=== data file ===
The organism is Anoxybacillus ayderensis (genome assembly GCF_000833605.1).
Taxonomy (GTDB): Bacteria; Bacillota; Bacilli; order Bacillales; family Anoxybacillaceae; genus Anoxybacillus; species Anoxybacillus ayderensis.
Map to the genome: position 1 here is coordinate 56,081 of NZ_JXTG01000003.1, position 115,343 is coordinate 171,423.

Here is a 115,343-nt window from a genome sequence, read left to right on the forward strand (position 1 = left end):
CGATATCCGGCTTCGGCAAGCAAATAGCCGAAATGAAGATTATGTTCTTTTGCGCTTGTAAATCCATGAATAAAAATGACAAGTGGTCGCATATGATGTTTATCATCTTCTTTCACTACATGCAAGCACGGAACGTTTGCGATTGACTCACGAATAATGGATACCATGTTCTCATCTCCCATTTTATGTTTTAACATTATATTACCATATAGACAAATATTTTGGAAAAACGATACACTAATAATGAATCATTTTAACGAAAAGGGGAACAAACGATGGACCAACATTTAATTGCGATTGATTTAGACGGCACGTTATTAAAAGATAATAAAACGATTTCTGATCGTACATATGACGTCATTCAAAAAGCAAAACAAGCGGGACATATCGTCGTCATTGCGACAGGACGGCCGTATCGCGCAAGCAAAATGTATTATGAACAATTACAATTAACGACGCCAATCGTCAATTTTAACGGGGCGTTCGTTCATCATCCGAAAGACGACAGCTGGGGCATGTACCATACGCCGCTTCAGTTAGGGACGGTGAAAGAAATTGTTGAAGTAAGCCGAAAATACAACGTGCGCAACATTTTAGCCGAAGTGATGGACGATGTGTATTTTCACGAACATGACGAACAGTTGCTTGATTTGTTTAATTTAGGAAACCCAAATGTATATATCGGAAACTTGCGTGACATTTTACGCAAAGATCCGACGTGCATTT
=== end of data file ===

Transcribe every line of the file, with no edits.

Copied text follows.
The organism is Anoxybacillus ayderensis (genome assembly GCF_000833605.1).
Taxonomy (GTDB): Bacteria; Bacillota; Bacilli; order Bacillales; family Anoxybacillaceae; genus Anoxybacillus; species Anoxybacillus ayderensis.
Map to the genome: position 1 here is coordinate 56,081 of NZ_JXTG01000003.1, position 115,343 is coordinate 171,423.

Here is a 115,343-nt window from a genome sequence, read left to right on the forward strand (position 1 = left end):
CGATATCCGGCTTCGGCAAGCAAATAGCCGAAATGAAGATTATGTTCTTTTGCGCTTGTAAATCCATGAATAAAAATGACAAGTGGTCGCATATGATGTTTATCATCTTCTTTCACTACATGCAAGCACGGAACGTTTGCGATTGACTCACGAATAATGGATACCATGTTCTCATCTCCCATTTTATGTTTTAACATTATATTACCATATAGACAAATATTTTGGAAAAACGATACACTAATAATGAATCATTTTAACGAAAAGGGGAACAAACGATGGACCAACATTTAATTGCGATTGATTTAGACGGCACGTTATTAAAAGATAATAAAACGATTTCTGATCGTACATATGACGTCATTCAAAAAGCAAAACAAGCGGGACATATCGTCGTCATTGCGACAGGACGGCCGTATCGCGCAAGCAAAATGTATTATGAACAATTACAATTAACGACGCCAATCGTCAATTTTAACGGGGCGTTCGTTCATCATCCGAAAGACGACAGCTGGGGCATGTACCATACGCCGCTTCAGTTAGGGACGGTGAAAGAAATTGTTGAAGTAAGCCGAAAATACAACGTGCGCAACATTTTAGCCGAAGTGATGGACGATGTGTATTTTCACGAACATGACGAACAGTTGCTTGATTTGTTTAATTTAGGAAACCCAAATGTATATATCGGAAACTTGCGTGACATTTTACGCAAAGATCCGACGTGCATTT